When a person like Lao Tzu sheds his ego and views the world, he too finds no difference between dream and reality. This is the reason that Shankara can say, "The world is an illusion." It only means this; that in a manner of speaking, the world is also, a dream. Once the dream was as real as the world - before the advent of the ego. Then came the ego and separated dream from reality. This discrimination was created by the ego. Then for Lao Tzu this ego, this 'I' dissolved and the world again began to look like a dream.
At the moment of death, this self-created 'I' crumbles and breaks. In every aspect its hold gives way.
This is the agony, the pain, of death. Would that we remembered at that hour that when the ego is not, then too I am. Then we would enter death as joyfully as we entered birth. Then we would enter the realm of the great sleep of death as willingly and as happily as we enter the realm of sleep each night.
This happening however, cannot take place by chance at the time of death. He who has accumulated success all his life and shunned failures; who has never missed a single opportunity, even if it be false, to nurture his ego, has only crystallised his ego. That is why flattery sounds so sweet. The flatterer knows that what he says is not true and the one flattered also knows it is not true, yet when praise is showered, we do not have the strength to repudiate it. If someone says to you that you are the best looking person he has ever seen - and you know that such a thought has never crossed your mind when you stand before the mirror each day, you still feel like believing him when he praises you. You accept the praise offered you without a question.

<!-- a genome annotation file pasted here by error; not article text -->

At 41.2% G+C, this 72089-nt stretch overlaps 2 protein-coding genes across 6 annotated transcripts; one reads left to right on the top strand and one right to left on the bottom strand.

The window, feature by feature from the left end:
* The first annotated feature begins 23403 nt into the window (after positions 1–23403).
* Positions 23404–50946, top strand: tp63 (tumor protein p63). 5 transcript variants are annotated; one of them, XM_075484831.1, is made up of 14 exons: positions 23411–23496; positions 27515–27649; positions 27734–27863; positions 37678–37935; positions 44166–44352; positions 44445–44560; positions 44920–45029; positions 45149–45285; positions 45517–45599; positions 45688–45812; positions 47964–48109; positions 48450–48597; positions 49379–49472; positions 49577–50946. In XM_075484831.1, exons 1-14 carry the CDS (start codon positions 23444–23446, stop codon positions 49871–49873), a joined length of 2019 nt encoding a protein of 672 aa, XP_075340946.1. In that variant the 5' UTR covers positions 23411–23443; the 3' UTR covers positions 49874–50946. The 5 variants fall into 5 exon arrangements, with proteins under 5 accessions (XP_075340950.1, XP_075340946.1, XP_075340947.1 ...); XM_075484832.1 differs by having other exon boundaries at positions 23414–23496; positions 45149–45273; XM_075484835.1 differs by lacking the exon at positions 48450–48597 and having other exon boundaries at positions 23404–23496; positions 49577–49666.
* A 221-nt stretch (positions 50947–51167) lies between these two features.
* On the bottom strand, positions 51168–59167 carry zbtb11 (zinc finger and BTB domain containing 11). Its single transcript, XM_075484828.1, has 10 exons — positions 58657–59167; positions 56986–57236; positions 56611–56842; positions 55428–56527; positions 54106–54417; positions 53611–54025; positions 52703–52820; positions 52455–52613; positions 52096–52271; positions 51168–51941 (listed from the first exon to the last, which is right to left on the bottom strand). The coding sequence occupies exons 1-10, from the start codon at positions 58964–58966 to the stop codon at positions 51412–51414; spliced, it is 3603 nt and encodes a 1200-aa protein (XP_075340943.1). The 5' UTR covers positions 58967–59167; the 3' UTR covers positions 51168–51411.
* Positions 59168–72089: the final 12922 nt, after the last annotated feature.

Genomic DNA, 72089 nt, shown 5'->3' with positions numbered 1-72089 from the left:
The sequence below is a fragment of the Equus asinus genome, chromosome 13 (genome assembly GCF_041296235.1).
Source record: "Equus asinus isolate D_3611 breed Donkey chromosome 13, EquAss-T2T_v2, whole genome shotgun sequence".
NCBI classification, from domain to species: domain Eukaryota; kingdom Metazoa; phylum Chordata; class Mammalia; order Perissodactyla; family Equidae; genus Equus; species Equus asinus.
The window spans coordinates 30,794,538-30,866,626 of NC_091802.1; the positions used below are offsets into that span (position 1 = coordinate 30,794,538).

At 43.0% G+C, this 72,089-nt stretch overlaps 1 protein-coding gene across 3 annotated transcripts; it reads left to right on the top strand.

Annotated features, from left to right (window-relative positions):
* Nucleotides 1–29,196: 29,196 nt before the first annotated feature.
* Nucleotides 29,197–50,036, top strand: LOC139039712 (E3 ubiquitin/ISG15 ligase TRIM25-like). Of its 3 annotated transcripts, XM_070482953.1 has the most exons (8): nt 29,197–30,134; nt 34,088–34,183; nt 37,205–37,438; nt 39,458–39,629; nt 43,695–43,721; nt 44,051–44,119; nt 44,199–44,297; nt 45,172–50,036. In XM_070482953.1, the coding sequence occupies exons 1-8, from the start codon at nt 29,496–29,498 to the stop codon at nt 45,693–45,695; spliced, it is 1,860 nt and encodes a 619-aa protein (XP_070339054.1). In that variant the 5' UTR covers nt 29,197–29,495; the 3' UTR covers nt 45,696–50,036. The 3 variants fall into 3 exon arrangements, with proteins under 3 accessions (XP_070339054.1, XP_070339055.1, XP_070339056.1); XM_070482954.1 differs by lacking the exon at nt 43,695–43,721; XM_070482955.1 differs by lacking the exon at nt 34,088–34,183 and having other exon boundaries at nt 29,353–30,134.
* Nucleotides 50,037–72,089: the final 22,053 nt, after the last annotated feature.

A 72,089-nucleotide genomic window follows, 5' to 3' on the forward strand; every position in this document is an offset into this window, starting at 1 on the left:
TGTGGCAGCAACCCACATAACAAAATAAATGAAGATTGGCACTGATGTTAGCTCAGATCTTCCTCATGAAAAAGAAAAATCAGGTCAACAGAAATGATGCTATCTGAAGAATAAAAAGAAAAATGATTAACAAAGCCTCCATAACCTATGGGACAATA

And you never refuse the scandal about others no matter how improbable. One's own glorification, however absurd, is always acceptable; we never feel the flattery is going beyond limits. Everything appears within the bounds of reason both as far as praise of oneself is concerned or slander about another. One who takes pleasure in scandalising others, who has delighted in his own praise, who stands proudly facing the world in his hour of triumph and hides himself in times of failure, he who has always sought respect and honour and fled from ridicule and revilement - such a man cannot let go of his ego all of a sudden at the time of death.
But one who has done the opposite of this - who has doubted the scandal about others and refused to believe it, who has doubted the authenticity of the praise lavished on him and refused to believe it; who has stood his ground in the face of failure and drawn back in the hour of success; if such a characteristic persists throughout his life, freedom is possible at the hour of death. The doors of hell are perpetually closed for such a person because he has lost the very key that opens it. The gates of heaven are forever open to him. Heaven means that the doors of happiness remain wide open for him. Then wherever he is, however he is, he cannot be anything but happy. There is no way to take away his happiness. His eyes always catch the good and the beautiful in everything and he derives pleasure from it. He remains closed to the painful and ugly aspect of things. Such a person sees diamonds in Pebbles and flowers in thorns. He sees light in darkness. For him, death is the ultimate din of life.
Therefore, I say, life is not mathematics but all insoluble mystery. It is not arithmetic where two and two is always tour. A riddle never conforms to calculations. Many times the result turns out to be other than the calculated outcome; even contrary. All the same, riddles have their own rules that are very subtle - and it is about these riddles that Lao Tzu speak If we wish to understand the workings of a riddle, we will have to first understand its subtle mathematics. Understand it in this way. When a hunter shoots an arrow at a bird that is flying in the air, he has to make use of some subtle calculations. If he aims straight at the bird when it is at a certain place and shoots. he is bound to miss. He has to aim the arrow at where the bird will be when the arrow reaches the height at which the bird is flying. If he aims straight at the bird. the bird will have long passed the target when the arrow reaches. So he has to aim at the point where the bird is not, but where the bird will be in due time. The art of archery is to shoot the arrow where the bird is not, because you are aiming at life that is moving, flowing. This is the secret of life also. For a dead bird no calculations are required but for a living bird. you have to calculate.